Basic Dental Care - Overview
What is basic dental care?
Basic dental care
involves brushing and flossing your teeth regularly, seeing your dentist and/or
dental hygienist for regular checkups and cleanings,
and eating a mouth-healthy diet, which means foods high in whole grains,
vegetables and fruits, and dairy products.
Why is basic dental care important?
basic dental care:
gum (periodontal) disease , which can damage gum tissue and the
bones that support
teeth , and in the long term can lead to the loss of
- Shortens time with the dentist and dental hygienist, and
makes the trip more pleasant.
- Saves money. By preventing tooth
decay and gum disease, you can reduce the need for
fillings and other costly
- Helps prevent bad breath. Brushing and flossing rid
your mouth of the bacteria that cause bad breath.
- Helps keep teeth
white by preventing staining from food, drinks, and tobacco.
- Improves overall health.
- Makes it possible for your
teeth to last a lifetime.
Are there ways to avoid dental problems?
your teeth and gums healthy requires good nutrition and regular brushing and
- Brush your teeth twice a day—in the morning and before bed—and
floss once a day. This removes
plaque, which can lead to damaged teeth, gums, and
- Use a toothpaste that contains
fluoride, which helps prevent tooth decay and
cavities. Ask your dentist if you need a mouthwash
that contains fluoride or one with ingredients that fight plaque. Look for
toothpastes that have been approved by the American Dental Association.
- Avoid foods that contain a lot of sugar. Sugar helps
- Avoid using tobacco products, which can cause gum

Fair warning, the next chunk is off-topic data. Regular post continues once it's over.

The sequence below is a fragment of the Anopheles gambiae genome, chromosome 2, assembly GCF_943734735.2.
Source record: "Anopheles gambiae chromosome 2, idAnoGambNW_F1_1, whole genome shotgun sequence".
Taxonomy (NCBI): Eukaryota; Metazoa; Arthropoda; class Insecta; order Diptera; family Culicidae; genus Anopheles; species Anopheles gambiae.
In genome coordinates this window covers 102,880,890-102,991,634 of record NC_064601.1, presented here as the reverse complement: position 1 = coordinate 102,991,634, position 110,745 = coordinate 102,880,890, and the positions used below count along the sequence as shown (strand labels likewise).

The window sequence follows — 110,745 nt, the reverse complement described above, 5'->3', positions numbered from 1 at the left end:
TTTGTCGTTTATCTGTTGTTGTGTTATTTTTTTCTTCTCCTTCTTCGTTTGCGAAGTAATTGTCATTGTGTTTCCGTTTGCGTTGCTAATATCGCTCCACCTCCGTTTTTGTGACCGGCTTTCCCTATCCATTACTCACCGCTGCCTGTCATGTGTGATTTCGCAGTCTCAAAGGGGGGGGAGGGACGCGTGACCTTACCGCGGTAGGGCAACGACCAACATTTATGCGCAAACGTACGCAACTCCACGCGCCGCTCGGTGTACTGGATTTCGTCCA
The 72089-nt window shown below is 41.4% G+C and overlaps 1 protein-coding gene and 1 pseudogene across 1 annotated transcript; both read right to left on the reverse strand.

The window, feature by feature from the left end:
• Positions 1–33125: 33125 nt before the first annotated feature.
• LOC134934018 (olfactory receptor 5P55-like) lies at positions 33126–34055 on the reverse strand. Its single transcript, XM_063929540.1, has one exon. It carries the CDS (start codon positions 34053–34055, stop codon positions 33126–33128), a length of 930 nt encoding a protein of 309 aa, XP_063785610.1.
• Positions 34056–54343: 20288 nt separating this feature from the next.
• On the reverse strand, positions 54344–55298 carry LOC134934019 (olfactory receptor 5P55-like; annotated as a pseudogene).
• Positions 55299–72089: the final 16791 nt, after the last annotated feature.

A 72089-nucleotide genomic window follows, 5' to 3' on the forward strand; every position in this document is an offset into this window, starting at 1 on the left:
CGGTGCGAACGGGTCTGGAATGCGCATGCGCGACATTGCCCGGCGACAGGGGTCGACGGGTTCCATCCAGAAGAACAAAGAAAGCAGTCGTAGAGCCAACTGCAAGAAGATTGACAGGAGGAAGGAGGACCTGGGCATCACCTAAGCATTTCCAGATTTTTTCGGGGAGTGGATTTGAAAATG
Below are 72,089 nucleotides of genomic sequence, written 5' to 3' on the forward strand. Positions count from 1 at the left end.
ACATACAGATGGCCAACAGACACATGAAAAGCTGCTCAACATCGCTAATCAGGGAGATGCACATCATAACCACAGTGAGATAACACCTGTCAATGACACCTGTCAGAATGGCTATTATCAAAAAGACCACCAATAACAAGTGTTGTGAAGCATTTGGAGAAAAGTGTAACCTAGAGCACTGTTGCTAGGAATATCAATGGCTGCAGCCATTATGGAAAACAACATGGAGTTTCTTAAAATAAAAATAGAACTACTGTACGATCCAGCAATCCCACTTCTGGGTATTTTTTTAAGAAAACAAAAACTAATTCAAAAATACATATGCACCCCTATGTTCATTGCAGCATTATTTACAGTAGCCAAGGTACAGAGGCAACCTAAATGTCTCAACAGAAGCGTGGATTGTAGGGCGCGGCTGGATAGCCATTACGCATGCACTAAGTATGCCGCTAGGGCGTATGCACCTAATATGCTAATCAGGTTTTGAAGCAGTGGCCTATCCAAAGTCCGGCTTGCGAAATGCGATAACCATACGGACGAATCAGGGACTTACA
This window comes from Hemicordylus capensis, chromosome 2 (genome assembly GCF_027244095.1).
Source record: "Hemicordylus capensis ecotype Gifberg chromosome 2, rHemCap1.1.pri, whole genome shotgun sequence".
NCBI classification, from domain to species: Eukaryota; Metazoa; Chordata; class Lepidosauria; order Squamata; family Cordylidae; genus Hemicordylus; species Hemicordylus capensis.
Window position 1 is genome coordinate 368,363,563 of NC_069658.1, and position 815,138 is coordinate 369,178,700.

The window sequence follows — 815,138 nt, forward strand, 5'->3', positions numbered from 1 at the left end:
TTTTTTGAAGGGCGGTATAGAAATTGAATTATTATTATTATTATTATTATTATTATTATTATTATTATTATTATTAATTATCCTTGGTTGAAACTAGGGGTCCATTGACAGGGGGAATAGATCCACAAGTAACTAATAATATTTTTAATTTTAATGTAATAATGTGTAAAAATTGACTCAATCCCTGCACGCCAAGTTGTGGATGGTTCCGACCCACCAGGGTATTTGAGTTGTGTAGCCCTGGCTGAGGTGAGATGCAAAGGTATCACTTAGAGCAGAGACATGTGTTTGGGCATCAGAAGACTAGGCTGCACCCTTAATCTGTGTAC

oral cancer. Exposure to tobacco smoke (secondhand
smoke) also may cause gum disease as well as other health problems.1
- Practice tongue cleaning. You can use a tongue
cleaner or a soft-bristle toothbrush, stroking in a back-to-front direction.
Tongue cleaning is particularly important for people who smoke or whose tongues
are coated or deeply grooved.
- Schedule regular trips to the dentist
based on how often you need exams and cleaning.
When should your child start seeing a dentist?
By the time your child is 6 months of
age, your doctor should assess the likelihood of your child having future
dental problems. If he or she thinks your child will have dental problems, be
sure your child sees a dentist before his or her first birthday or 6 months
after the first
primary teeth appear , whichever comes first. After your first visit, schedule
regular visits every 6 months or as your dentist recommends.
Experts recommend that your child's dental care start at 12 months of
age. If your baby has dental problems caused by injury, disease, or a
developmental problem, see your pediatric dentist right away.
Frequently Asked Questions